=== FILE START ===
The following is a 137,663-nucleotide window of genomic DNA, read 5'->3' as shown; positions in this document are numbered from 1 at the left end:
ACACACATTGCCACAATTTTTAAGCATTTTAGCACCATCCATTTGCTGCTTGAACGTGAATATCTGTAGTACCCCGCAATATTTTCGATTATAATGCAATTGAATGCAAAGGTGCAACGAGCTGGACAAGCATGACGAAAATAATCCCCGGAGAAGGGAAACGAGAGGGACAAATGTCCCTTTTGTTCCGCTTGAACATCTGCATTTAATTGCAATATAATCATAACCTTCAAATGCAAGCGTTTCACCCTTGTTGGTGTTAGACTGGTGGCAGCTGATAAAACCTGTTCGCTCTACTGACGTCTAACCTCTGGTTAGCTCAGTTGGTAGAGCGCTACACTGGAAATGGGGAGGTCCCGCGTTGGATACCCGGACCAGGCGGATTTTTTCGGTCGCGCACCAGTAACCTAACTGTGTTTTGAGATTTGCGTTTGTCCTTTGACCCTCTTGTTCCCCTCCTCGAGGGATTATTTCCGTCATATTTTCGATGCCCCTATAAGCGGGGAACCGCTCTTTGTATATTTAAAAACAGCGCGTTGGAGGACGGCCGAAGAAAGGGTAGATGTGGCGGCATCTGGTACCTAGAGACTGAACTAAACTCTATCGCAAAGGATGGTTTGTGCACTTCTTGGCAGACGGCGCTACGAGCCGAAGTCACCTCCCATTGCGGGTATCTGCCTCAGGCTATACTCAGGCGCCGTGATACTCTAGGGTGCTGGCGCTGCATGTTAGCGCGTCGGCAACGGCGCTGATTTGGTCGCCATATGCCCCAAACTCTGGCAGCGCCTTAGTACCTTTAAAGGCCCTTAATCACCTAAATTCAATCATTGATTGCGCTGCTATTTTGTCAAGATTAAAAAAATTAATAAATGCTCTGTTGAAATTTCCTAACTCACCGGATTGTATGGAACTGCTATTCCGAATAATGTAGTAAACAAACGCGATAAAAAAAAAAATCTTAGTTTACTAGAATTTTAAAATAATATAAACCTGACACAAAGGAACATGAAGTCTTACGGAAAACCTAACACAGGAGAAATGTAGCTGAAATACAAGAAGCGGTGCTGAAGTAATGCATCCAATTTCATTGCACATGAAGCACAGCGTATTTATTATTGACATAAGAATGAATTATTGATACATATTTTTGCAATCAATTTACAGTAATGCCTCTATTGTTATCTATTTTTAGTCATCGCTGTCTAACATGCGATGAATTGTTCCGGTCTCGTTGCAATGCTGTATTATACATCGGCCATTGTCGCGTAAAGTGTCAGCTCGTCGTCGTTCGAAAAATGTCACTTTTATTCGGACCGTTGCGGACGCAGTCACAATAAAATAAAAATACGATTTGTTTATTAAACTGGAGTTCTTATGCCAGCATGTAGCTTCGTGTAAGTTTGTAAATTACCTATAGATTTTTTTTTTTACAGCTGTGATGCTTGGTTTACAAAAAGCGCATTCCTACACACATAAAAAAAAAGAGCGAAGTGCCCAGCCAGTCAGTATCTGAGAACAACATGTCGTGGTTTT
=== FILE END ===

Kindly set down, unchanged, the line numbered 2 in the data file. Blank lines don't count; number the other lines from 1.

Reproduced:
ACACACATTGCCACAATTTTTAAGCATTTTAGCACCATCCATTTGCTGCTTGAACGTGAATATCTGTAGTACCCCGCAATATTTTCGATTATAATGCAATTGAATGCAAAGGTGCAACGAGCTGGACAAGCATGACGAAAATAATCCCCGGAGAAGGGAAACGAGAGGGACAAATGTCCCTTTTGTTCCGCTTGAACATCTGCATTTAATTGCAATATAATCATAACCTTCAAATGCAAGCGTTTCACCCTTGTTGGTGTTAGACTGGTGGCAGCTGATAAAACCTGTTCGCTCTACTGACGTCTAACCTCTGGTTAGCTCAGTTGGTAGAGCGCTACACTGGAAATGGGGAGGTCCCGCGTTGGATACCCGGACCAGGCGGATTTTTTCGGTCGCGCACCAGTAACCTAACTGTGTTTTGAGATTTGCGTTTGTCCTTTGACCCTCTTGTTCCCCTCCTCGAGGGATTATTTCCGTCATATTTTCGATGCCCCTATAAGCGGGGAACCGCTCTTTGTATATTTAAAAACAGCGCGTTGGAGGACGGCCGAAGAAAGGGTAGATGTGGCGGCATCTGGTACCTAGAGACTGAACTAAACTCTATCGCAAAGGATGGTTTGTGCACTTCTTGGCAGACGGCGCTACGAGCCGAAGTCACCTCCCATTGCGGGTATCTGCCTCAGGCTATACTCAGGCGCCGTGATACTCTAGGGTGCTGGCGCTGCATGTTAGCGCGTCGGCAACGGCGCTGATTTGGTCGCCATATGCCCCAAACTCTGGCAGCGCCTTAGTACCTTTAAAGGCCCTTAATCACCTAAATTCAATCATTGATTGCGCTGCTATTTTGTCAAGATTAAAAAAATTAATAAATGCTCTGTTGAAATTTCCTAACTCACCGGATTGTATGGAACTGCTATTCCGAATAATGTAGTAAACAAACGCGATAAAAAAAAAAATCTTAGTTTACTAGAATTTTAAAATAATATAAACCTGACACAAAGGAACATGAAGTCTTACGGAAAACCTAACACAGGAGAAATGTAGCTGAAATACAAGAAGCGGTGCTGAAGTAATGCATCCAATTTCATTGCACATGAAGCACAGCGTATTTATTATTGACATAAGAATGAATTATTGATACATATTTTTGCAATCAATTTACAGTAATGCCTCTATTGTTATCTATTTTTAGTCATCGCTGTCTAACATGCGATGAATTGTTCCGGTCTCGTTGCAATGCTGTATTATACATCGGCCATTGTCGCGTAAAGTGTCAGCTCGTCGTCGTTCGAAAAATGTCACTTTTATTCGGACCGTTGCGGACGCAGTCACAATAAAATAAAAATACGATTTGTTTATTAAACTGGAGTTCTTATGCCAGCATGTAGCTTCGTGTAAGTTTGTAAATTACCTATAGATTTTTTTTTTTACAGCTGTGATGCTTGGTTTACAAAAAGCGCATTCCTACACACATAAAAAAAAAGAGCGAAGTGCCCAGCCAGTCAGTATCTGAGAACAACATGTCGTGGTTTT